Germany is facing problems in disposing of the harmful waste generated from its nuclear power plants, and the experts are looking for a storage site. According to a team of researchers, Germany has decided to shut all its nuclear power plants but the question remains how will it store the high-level radioactive waste accounting for more than 28,000 cubic meters.
Professor Miranda Schreurs, who is part of the research team says that they are looking for a storage site. There are several major challenges that the researchers need to keep in mind while disposing of nuclear waste which includes: transportation of radioactive waste from one location to another without any leakage, finding a proper location to dispose it off where it is away from soil and groundwater. At the same time, the researchers will have to spread information regarding its disposal to the human communities residing near the place. Most importantly, the researchers will have to seek a community that will be willing to dump nuclear waste.
Germany's Ministry for Economic Affairs and Energy in its official statement said that they are looking for a permanent repository for highly radioactive waste that will enable them to dump the waste properly with maximum security and safety for the next million years. The decision to shut all its nuclear power plants came in the wake of the Fukushima disaster took place in 2011 caused tremendous loss. It also alarmed the German government regarding the safety concerns pertaining to nuclear power plants. Earlier there were no potential sites in Germany but currently, nuclear waste is being stored in temporary facilities.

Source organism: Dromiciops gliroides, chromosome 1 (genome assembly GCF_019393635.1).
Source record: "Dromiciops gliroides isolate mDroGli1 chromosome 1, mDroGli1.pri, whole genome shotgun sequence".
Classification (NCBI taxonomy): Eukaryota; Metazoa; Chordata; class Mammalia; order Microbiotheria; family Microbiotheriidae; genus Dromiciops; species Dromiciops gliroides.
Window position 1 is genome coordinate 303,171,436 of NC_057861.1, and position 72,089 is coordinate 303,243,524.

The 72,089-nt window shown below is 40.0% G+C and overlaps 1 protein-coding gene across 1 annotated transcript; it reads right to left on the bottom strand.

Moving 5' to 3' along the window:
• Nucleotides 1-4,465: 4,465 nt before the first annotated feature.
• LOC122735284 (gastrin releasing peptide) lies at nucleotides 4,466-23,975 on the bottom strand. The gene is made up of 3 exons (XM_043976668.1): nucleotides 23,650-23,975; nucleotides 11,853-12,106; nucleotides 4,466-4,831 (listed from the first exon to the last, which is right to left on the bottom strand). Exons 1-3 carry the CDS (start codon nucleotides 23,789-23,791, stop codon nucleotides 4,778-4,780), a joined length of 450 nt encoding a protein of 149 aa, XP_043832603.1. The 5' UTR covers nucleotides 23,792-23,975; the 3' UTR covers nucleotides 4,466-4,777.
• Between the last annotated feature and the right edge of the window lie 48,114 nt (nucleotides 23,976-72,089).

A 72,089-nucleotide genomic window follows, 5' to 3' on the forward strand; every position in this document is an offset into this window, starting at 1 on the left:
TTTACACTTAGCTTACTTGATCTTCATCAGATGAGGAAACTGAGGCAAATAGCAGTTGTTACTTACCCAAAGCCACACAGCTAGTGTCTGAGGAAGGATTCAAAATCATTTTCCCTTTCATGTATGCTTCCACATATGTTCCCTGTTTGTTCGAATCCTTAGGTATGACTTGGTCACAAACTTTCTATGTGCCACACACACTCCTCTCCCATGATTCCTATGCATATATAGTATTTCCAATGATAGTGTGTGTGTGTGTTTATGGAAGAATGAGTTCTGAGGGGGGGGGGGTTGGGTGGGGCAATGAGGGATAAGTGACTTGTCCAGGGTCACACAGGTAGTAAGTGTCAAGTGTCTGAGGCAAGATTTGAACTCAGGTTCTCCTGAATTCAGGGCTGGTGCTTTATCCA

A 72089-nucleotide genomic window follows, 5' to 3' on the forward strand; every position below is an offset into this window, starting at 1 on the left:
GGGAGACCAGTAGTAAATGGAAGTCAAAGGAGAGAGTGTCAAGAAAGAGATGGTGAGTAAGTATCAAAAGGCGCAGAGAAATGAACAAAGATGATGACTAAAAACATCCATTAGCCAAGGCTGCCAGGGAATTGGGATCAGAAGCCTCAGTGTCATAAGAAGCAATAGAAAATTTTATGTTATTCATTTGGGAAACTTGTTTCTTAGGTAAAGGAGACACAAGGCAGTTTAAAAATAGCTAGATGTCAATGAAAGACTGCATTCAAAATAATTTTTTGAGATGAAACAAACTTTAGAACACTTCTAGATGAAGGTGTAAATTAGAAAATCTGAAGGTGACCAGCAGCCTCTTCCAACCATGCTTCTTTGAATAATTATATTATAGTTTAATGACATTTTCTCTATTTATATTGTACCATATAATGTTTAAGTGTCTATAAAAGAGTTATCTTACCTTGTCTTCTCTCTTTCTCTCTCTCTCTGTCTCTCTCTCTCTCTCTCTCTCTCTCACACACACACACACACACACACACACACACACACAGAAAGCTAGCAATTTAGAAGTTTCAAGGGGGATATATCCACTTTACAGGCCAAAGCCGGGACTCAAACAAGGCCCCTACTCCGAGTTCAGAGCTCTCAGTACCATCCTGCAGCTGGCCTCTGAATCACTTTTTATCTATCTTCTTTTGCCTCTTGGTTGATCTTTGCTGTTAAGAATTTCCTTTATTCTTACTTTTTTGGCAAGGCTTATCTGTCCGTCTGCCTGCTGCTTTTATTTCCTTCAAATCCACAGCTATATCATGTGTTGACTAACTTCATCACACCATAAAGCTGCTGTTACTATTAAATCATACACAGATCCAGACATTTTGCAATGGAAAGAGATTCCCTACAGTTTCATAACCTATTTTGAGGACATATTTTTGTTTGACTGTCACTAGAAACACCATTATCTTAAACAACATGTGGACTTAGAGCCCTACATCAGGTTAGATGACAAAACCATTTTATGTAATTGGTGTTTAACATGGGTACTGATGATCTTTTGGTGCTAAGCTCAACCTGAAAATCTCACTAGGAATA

Schreurs said that the temporary facilities can only store nuclear waste for a few decades. He further added that nuclear waste is highly radioactive and lethal which comprises of used fuel rods from nuclear power plants and if a person tries to open one of the canisters with those nuclear rods, they are susceptible to instant death. The rods are hot and difficult to transport, therefore it is important to keep them in cool containers several kilometers under the ground. According to Schreurs, the site for the waste of nuclear disposal has to be extremely stable without any earthquakes, water currents or the presence of porous rocks. Beds of granite work best for nuclear disposal but Germany lacks an abundance of granite.